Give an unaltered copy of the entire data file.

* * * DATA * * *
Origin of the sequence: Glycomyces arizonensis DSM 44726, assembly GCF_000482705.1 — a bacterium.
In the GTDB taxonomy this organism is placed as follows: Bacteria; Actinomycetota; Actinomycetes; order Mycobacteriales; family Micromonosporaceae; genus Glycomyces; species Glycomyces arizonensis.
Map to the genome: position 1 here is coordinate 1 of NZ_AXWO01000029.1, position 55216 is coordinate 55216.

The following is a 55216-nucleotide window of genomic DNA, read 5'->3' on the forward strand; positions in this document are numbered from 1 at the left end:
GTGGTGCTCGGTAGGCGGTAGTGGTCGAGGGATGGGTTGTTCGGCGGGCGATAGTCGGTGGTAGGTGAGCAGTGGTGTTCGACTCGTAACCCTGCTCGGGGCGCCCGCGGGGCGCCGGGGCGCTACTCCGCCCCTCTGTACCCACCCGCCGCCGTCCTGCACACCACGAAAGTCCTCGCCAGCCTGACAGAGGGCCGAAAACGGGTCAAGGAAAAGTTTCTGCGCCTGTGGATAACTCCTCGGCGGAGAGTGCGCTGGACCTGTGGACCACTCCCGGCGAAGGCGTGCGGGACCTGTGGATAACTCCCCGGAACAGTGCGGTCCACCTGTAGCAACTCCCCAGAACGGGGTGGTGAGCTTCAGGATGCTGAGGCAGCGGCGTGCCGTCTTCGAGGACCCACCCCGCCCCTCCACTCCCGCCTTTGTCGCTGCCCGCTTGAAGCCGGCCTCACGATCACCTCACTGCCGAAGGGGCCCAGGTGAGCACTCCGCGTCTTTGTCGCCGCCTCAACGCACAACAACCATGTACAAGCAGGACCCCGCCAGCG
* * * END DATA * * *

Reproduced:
Origin of the sequence: Glycomyces arizonensis DSM 44726, assembly GCF_000482705.1 — a bacterium.
In the GTDB taxonomy this organism is placed as follows: Bacteria; Actinomycetota; Actinomycetes; order Mycobacteriales; family Micromonosporaceae; genus Glycomyces; species Glycomyces arizonensis.
Map to the genome: position 1 here is coordinate 1 of NZ_AXWO01000029.1, position 55216 is coordinate 55216.

The following is a 55216-nucleotide window of genomic DNA, read 5'->3' on the forward strand; positions in this document are numbered from 1 at the left end:
GTGGTGCTCGGTAGGCGGTAGTGGTCGAGGGATGGGTTGTTCGGCGGGCGATAGTCGGTGGTAGGTGAGCAGTGGTGTTCGACTCGTAACCCTGCTCGGGGCGCCCGCGGGGCGCCGGGGCGCTACTCCGCCCCTCTGTACCCACCCGCCGCCGTCCTGCACACCACGAAAGTCCTCGCCAGCCTGACAGAGGGCCGAAAACGGGTCAAGGAAAAGTTTCTGCGCCTGTGGATAACTCCTCGGCGGAGAGTGCGCTGGACCTGTGGACCACTCCCGGCGAAGGCGTGCGGGACCTGTGGATAACTCCCCGGAACAGTGCGGTCCACCTGTAGCAACTCCCCAGAACGGGGTGGTGAGCTTCAGGATGCTGAGGCAGCGGCGTGCCGTCTTCGAGGACCCACCCCGCCCCTCCACTCCCGCCTTTGTCGCTGCCCGCTTGAAGCCGGCCTCACGATCACCTCACTGCCGAAGGGGCCCAGGTGAGCACTCCGCGTCTTTGTCGCCGCCTCAACGCACAACAACCATGTACAAGCAGGACCCCGCCAGCG